A look at Christmas celebrations in some Caribbean countries
With all due respect to Rudolph, the red-nosed reindeer and his well-established position in the Christmas celebrations, when it comes to Caribbean Christmas Rudolph is oust by the sight of the prancing ‘pot hound’.
Those eager, hungry dogs of unknown parentage are typically found wandering the streets and happily devour the remains from Caribbean Christmas lunches. That is only the beginning of those things that give that unique flavour to the Caribbean Christmas.
In addition to the prancing pot hounds, those who live outside the cities of the Dominican Republic are likely to be welcoming groups of singers as they stroll through the neighbourhood singing those traditional Dominican Christmas folk songs.
These Christmas folk songs are but one aspect of the many musical modes and moods to be enjoyed during a Caribbean Christmas. Other festivities include the annual Carriacou Parang Festival in Grenada held the weekend just before Christmas. Merriment music can be heard from the maracas and mandolins together with calypso-flavoured music along with the drums, guitars, tambourine and much more.
Calypso music surely would not be the only thing being flavoured. Even with a mild awareness of Caribbean culture, it would be easy to appreciate that once there is a festivity there is well-flavoured food. Even in the strongly French-influenced Guadeloupe, this tradition continues today where the Christmas Midnight Mass is followed by the ‘reveillon’, or late-night meal. At those times focus turns to the Baked Pig, fresh ham or roasted pork that makes the centerpiece for the meal. This is usually complemented with ‘Riz aux Pois Congo’ or rice with Congo peas. Of course, there is also the locally prepared rum drink called ‘shrubb.’ Shrubb is noted for being infused with cinnamon and clove spices and perfumed with macerated clementine peels.
Those in Jamaica would also be going to church and gathering for their large meal. Whether they opt to cook using the traditional coal pot or not the Jamaican Christmas feast generally includes many meats from oxtail, roast ham, curry goat, chicken, roast beef and pork with rice and Christmas gungo peas. This main feast goes together with the Jamaican-style Christmas fruitcake that is well soaked in rum.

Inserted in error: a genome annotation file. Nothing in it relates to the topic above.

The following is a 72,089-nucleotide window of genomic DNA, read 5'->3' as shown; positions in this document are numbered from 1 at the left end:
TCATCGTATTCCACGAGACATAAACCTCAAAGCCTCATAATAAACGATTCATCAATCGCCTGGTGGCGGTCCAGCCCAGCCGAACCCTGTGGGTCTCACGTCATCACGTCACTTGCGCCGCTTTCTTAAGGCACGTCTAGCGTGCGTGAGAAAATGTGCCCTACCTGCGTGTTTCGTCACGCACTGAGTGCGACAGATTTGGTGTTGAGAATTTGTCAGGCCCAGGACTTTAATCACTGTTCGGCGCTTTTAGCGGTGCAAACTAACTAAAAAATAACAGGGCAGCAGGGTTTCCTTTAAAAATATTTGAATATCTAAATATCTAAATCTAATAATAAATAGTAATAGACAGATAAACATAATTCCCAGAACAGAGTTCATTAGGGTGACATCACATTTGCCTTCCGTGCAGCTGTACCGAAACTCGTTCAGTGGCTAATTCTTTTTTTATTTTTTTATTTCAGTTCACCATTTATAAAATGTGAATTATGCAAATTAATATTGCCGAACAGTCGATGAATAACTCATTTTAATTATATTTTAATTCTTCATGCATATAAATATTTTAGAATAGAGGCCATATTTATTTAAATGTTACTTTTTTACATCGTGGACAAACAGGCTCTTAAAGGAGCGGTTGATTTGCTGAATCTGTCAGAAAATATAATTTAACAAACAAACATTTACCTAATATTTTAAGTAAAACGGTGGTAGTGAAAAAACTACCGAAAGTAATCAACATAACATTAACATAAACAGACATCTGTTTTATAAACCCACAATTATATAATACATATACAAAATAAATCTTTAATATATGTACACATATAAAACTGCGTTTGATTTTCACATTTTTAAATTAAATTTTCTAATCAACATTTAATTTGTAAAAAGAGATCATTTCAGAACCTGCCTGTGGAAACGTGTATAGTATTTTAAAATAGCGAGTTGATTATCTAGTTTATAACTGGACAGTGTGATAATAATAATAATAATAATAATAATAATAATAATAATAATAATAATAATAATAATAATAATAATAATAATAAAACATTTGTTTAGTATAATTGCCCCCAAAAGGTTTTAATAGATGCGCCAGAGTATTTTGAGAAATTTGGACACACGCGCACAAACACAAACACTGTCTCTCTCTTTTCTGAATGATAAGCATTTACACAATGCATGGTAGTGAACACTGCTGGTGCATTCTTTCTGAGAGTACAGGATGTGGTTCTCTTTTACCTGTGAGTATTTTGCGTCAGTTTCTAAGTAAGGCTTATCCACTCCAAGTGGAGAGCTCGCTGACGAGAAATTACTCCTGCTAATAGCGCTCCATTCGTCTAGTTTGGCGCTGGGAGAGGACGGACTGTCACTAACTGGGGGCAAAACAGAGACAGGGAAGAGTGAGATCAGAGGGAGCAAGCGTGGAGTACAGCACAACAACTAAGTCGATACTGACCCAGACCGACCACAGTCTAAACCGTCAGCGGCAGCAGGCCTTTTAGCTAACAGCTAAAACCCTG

As with the other aspects of the season, the music reflects local culture. You can expect to hear those reggae Christmas songs playing throughout the streets.
Music continues to be a big feature as Parang forms part of Christmas festivities in twin-island Trinidad and Tobago. Parang bands entertain with music from the bass drum, the guitar, iron, ‘shack-shack’ and the quatro, with musical selections including both traditional and Soca Parang. A Trinbago favourite and tradition for the season is the pastelle, a cornmeal pasty filled with meat, flavoured with olives, capers, raisins and the banana leaves, which is used for wrapping. Also, quite popular is that ponche de crema, an eggnog-like drink with added rum.
Pastelles persists as a Christmas tradition in Puerto Rico where kitchen tables are cleared to organize the different parts for pastelle production. While on the outside, suckling pigs are roasted slowly over hardwood fires, eventually for enjoying with ‘arroz con grandules’ or rice and pigeon peas.
The meal is finished off with small glasses of ‘coquito’ or Puerto Rican eggnog.
Instead of pastelles, those in Guyana favour the pepper pot, especially on Christmas morning.
“Boom Boom Sally” or “Bam Bam Sally” is another unique aspect of Christmas in Guyana. This character is a lady in flowing skirt and high stilts with the face of a woman and a cow and a wood and fabric cow-shaped structure that opens for a man to be placed inside.
There is no ‘boom boom sally’ in Suriname, but neither is there Santa Claus. Instead, there is “Goedoe Pa” or “Dearest Daddy” who enjoys the cookies and milk put there by the children as he and his servants go about leaving presents in children’s shoes. In Suriname, December 26, is known as “Tweede Kerstdag”. In the French Caribbean, they keep the season going well up until January 6, known as “Three Kings’ Day”. On this day “les Rois” or the coming of the Three Wise Men is commemorated. It is only after this that Christmas trees are taken down.
By Kerriann Toby
Kerriann Toby holds a Master of Counselling and Bachelor of Psychology. She is a dynamic therapist, trained mediator; and educator since 2000. In addition to being a trained educator, mediator, and therapist, she is a certified Employee Assistance Programme (EAP) Professional. Kerriann has also trained in cyber counseling and holds clinical registration with Employee Assistance Professionals Association (EAPA) & Canadian Counselling and Psychotherapy Association (CCPA).
In mid-October 2015 she initiated operations of KarryOn geared toward the provision of a variety of enhancement and developmental services for the individual, groups and the organization; e-Coaching/Counseling, Mediation, EAP Services and the creative presentation of psycho-social information. She can be reached at firstname.lastname@example.org.